by Joyce Wethered and Marion Hollings. The Americans won by 5½
The charismatic Miss Pamela Barton was runner-up in the British Championship in
1934 and 1935 and eventually won at Southport in 1936. That year she
also won the American Championship. She won the British again in
1939. Shortly afterwards all serious golf was abandoned because of
the war. Pam joined the WAAF and was tragically killed in an
aeroplane accident in 1943.
The period after the
Second World War was one of austerity. Food, clothing and petrol
were still rationed into the 50s, and so travel and golf were
curtailed. It took some time to build up to the standard that had
been the 1930s.
The 1947 British
Championship went to America for the first time. “Babe”
Zaharias won at Gullane, her prodigious power enabling her to
smash through the field with ease.
The Curtis Cup matches
resumed in 1948 and a member of the American team, Louise Suggs,
after a 36-hole struggle against Scotland's Jean Donald, brought off
the double by taking the British trophy back to the USA.
The Vagliano Trophy
match against France resumed in 1947 and a similar match for the
Wallace-Williamson Trophy was started against Belgium in 1949, when
the two matches became biennial.
The Vicomtesse de Saint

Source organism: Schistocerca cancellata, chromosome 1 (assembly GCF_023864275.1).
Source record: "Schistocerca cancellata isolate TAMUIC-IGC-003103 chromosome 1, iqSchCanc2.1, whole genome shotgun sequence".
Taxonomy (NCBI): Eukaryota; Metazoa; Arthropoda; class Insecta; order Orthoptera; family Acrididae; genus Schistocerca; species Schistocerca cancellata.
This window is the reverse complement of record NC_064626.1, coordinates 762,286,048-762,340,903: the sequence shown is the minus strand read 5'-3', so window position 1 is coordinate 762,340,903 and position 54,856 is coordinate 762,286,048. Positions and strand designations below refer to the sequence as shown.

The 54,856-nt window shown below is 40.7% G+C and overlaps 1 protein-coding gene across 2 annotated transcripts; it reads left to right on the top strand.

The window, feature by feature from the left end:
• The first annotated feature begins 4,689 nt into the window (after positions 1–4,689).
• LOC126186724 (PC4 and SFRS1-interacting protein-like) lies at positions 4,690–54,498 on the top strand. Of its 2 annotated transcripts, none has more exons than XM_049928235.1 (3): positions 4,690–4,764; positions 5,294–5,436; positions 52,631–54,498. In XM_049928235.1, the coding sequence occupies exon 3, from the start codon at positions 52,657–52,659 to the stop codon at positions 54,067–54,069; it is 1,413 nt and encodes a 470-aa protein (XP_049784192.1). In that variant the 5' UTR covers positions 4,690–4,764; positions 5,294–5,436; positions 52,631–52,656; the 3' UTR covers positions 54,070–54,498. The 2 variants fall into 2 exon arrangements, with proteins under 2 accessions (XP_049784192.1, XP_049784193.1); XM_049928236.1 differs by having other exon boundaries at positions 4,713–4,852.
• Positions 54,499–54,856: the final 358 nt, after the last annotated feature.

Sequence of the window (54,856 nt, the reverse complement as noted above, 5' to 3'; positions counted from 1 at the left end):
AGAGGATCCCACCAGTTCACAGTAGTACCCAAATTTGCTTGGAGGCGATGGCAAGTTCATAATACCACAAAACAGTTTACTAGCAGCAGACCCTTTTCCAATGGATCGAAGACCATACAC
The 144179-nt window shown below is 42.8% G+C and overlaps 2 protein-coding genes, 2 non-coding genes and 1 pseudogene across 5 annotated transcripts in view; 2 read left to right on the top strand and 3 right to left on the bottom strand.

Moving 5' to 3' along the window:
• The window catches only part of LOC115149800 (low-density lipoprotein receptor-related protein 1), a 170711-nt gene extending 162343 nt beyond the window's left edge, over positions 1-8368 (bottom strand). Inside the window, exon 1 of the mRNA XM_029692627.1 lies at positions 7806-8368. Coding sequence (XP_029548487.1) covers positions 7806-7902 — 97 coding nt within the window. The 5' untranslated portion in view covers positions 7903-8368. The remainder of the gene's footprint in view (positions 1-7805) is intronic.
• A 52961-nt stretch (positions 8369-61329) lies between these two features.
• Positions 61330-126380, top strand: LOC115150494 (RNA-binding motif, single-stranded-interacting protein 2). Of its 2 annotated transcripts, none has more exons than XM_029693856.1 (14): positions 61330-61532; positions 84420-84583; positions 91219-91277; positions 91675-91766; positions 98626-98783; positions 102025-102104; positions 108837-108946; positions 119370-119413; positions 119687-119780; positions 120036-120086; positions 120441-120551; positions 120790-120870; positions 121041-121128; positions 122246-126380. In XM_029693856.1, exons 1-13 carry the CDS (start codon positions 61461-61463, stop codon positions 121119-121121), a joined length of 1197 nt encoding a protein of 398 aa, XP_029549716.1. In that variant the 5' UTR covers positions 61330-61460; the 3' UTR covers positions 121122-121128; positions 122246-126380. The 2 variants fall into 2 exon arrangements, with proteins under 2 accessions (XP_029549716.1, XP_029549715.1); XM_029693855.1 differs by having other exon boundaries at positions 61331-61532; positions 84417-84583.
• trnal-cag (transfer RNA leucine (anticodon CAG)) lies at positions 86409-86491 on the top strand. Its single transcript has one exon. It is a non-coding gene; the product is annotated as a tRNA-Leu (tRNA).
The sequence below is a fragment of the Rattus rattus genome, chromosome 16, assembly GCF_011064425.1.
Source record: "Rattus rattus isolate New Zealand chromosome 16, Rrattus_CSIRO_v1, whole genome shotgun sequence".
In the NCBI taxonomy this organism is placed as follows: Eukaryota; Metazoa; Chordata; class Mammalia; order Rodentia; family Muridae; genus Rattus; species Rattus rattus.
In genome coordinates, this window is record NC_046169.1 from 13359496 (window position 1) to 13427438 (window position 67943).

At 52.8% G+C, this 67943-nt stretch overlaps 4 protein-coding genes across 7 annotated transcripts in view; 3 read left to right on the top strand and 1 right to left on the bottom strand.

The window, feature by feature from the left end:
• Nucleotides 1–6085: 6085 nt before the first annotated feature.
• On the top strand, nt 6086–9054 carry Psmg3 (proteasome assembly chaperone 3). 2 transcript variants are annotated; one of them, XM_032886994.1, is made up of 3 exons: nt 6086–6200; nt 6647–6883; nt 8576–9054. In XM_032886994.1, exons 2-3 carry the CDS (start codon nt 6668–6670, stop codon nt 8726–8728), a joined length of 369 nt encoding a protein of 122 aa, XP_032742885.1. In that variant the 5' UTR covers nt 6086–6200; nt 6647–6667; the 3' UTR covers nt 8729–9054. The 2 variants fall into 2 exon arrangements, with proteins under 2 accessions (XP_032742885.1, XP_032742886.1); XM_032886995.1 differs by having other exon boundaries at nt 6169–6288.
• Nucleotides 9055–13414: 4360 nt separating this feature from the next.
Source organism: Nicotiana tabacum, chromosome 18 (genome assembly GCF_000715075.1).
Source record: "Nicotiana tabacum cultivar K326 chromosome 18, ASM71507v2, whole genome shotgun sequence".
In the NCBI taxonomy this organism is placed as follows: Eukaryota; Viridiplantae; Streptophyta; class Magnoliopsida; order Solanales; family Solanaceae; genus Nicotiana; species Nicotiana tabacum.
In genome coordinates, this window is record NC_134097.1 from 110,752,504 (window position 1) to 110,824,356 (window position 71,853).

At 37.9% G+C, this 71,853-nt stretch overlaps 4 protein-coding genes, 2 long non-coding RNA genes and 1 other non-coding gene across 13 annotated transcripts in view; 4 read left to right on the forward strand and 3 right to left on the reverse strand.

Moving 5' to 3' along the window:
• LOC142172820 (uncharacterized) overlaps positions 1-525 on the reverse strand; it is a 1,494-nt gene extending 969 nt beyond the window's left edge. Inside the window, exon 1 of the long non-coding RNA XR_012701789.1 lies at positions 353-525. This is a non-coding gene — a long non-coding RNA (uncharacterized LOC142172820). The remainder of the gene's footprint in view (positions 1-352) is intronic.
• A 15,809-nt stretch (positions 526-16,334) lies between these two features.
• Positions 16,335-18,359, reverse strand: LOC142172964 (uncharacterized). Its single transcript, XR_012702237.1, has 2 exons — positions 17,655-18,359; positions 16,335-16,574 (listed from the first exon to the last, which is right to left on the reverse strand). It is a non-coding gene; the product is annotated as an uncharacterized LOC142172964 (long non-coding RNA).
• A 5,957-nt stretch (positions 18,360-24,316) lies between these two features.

Sauveur (nee Vagliano and now Lally Segard) won the British at
Royal County Down in 1950. She had won the British Girls before the
war in 1937 and would go on to hold every championship of any
consequence in Europe.
Another to have come
through the war without losing any of her sparkling form was Jessie
Valentine. As Jessie Anderson she had won the British Girls in
1933, the British Ladies in 1937, and then with her married name she
added to her tally by winning the British Ladies again in 1955 and
1958. She had 7 Curtis Cup caps between 1936 and 1958.
Elizabeth Price and
Frances “Bunty” Smith were other stalwarts of the Curtis Cup team
in this decade, amassing six caps apiece.
Lady Astor was the
President of the LGU from 1939 to 1960. In 1959 she and the LGU
presented a trophy, then called the Commonwealth Trophy (now the
Astor Trophy) for a team competition held once every four years
between Australia, Canada, Great Britain, New Zealand and South
In 1959 the Vagliano
Trophy became a biennial match between GB&I and the Continent of
Mrs Marley Spearman did not play golf until after she was married, and yet she went on to
win the British Championship twice in the early 60s, and play in the
Curtis Cup team three times.
Another prolific Curtis
Cup player of that era was Angela Bonallack, who played six
times in a row between 1956 and 1966, and was asked again in 1974 but
The Womens' World Team
Championship for the Espirito Santo Trophy started in France in
1964, ably organised by Lally Segard. The trophy was won by
the home team of Catherine Lacoste, Brigitte Varangot and Claudine
Cros, captained by the same Lally Segard.
Belle Robertson and Mary McKenna were two of the outstanding players of the
1960s, 1970s and 1980s. It's hard to know which decade to put them
into! Belle earned six Curtis Cup caps between 1960 and 1986,
while Mary has a record NINE caps between 1970 and 1986.
The LGU had been
running a British Ladies Amateur Stroke Play Championship, and in
1976 they opened it to both amateur and professional golfers, and
renamed it The Ladies British Open Championship, Miss Jenny
Lee-Smith, playing as an amateur, won the first tournament in this
format at Fulford, York, with a score of 299. Since then the